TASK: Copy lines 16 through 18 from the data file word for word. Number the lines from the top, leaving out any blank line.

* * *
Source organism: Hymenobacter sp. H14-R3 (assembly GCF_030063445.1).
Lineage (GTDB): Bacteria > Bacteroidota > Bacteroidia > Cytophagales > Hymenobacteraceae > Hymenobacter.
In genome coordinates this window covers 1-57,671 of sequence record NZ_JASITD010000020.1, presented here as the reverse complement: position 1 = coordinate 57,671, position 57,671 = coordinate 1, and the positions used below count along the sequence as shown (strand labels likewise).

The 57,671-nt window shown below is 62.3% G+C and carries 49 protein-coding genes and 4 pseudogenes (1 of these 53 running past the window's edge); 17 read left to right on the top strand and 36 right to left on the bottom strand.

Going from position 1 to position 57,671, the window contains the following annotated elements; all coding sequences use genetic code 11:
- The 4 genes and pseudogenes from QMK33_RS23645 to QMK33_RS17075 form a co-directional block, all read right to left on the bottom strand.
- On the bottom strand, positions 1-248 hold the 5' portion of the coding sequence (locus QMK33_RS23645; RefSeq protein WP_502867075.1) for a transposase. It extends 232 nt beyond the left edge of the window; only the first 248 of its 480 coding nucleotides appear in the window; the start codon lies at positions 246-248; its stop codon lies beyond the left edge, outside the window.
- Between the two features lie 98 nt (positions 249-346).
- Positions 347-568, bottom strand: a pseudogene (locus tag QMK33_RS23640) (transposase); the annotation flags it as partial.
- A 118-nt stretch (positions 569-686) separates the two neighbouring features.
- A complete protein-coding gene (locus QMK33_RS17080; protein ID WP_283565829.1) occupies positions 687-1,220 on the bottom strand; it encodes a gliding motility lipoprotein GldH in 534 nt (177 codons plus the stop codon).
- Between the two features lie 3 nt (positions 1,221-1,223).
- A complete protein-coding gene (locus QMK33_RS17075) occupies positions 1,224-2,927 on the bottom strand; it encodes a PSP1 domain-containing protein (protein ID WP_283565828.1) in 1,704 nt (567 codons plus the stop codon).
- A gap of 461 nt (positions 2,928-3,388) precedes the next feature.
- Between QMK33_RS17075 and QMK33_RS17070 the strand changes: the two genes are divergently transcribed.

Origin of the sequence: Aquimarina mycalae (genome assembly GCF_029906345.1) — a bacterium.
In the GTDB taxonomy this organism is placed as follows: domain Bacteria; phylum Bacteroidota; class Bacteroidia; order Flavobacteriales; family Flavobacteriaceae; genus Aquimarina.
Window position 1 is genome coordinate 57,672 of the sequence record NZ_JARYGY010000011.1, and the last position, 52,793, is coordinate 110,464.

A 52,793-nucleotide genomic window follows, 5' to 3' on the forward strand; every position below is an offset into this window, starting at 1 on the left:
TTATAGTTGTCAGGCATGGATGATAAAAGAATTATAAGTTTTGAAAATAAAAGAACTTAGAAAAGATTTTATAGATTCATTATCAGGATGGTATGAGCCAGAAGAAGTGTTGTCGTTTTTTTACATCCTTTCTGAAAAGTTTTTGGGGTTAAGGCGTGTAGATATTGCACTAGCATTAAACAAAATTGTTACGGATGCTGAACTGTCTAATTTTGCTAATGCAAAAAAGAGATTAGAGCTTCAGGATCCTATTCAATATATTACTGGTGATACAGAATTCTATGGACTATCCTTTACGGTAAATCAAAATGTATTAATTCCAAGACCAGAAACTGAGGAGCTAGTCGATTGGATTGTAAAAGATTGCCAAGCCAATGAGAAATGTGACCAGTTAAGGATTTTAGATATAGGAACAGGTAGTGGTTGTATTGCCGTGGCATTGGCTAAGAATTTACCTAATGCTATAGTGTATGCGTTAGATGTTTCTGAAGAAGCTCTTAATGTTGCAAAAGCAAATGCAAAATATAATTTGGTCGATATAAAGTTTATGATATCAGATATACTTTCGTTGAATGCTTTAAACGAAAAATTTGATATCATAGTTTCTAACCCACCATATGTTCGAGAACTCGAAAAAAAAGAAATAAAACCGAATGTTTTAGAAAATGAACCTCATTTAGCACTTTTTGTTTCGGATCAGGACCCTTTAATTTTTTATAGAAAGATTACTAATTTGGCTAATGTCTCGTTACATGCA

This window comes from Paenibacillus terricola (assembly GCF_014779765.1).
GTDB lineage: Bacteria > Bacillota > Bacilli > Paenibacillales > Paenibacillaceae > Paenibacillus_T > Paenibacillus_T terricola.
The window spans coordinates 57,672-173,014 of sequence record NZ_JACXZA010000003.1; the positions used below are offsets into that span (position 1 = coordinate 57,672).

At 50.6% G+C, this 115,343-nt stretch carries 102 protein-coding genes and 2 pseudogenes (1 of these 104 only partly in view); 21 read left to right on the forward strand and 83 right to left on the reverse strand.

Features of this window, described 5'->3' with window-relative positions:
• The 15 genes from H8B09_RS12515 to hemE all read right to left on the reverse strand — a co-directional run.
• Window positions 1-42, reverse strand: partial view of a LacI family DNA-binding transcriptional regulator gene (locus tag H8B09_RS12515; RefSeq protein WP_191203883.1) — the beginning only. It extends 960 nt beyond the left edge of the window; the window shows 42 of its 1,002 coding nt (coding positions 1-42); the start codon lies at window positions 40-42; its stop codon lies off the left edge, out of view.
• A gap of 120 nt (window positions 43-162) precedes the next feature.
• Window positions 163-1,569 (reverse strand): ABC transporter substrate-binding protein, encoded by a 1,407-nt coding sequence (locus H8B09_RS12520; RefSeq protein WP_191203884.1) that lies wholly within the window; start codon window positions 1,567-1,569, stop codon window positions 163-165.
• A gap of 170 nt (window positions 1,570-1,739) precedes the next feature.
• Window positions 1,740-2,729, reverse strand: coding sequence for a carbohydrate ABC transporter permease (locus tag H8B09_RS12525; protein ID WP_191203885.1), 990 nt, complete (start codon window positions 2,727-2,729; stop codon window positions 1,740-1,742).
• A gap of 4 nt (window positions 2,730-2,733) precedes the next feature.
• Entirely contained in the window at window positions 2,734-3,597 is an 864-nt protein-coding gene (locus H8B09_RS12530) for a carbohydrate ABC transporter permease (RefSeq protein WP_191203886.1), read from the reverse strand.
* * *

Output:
Origin of the sequence: Aquimarina mycalae (genome assembly GCF_029906345.1) — a bacterium.
In the GTDB taxonomy this organism is placed as follows: domain Bacteria; phylum Bacteroidota; class Bacteroidia; order Flavobacteriales; family Flavobacteriaceae; genus Aquimarina.
Window position 1 is genome coordinate 57,672 of the sequence record NZ_JARYGY010000011.1, and the last position, 52,793, is coordinate 110,464.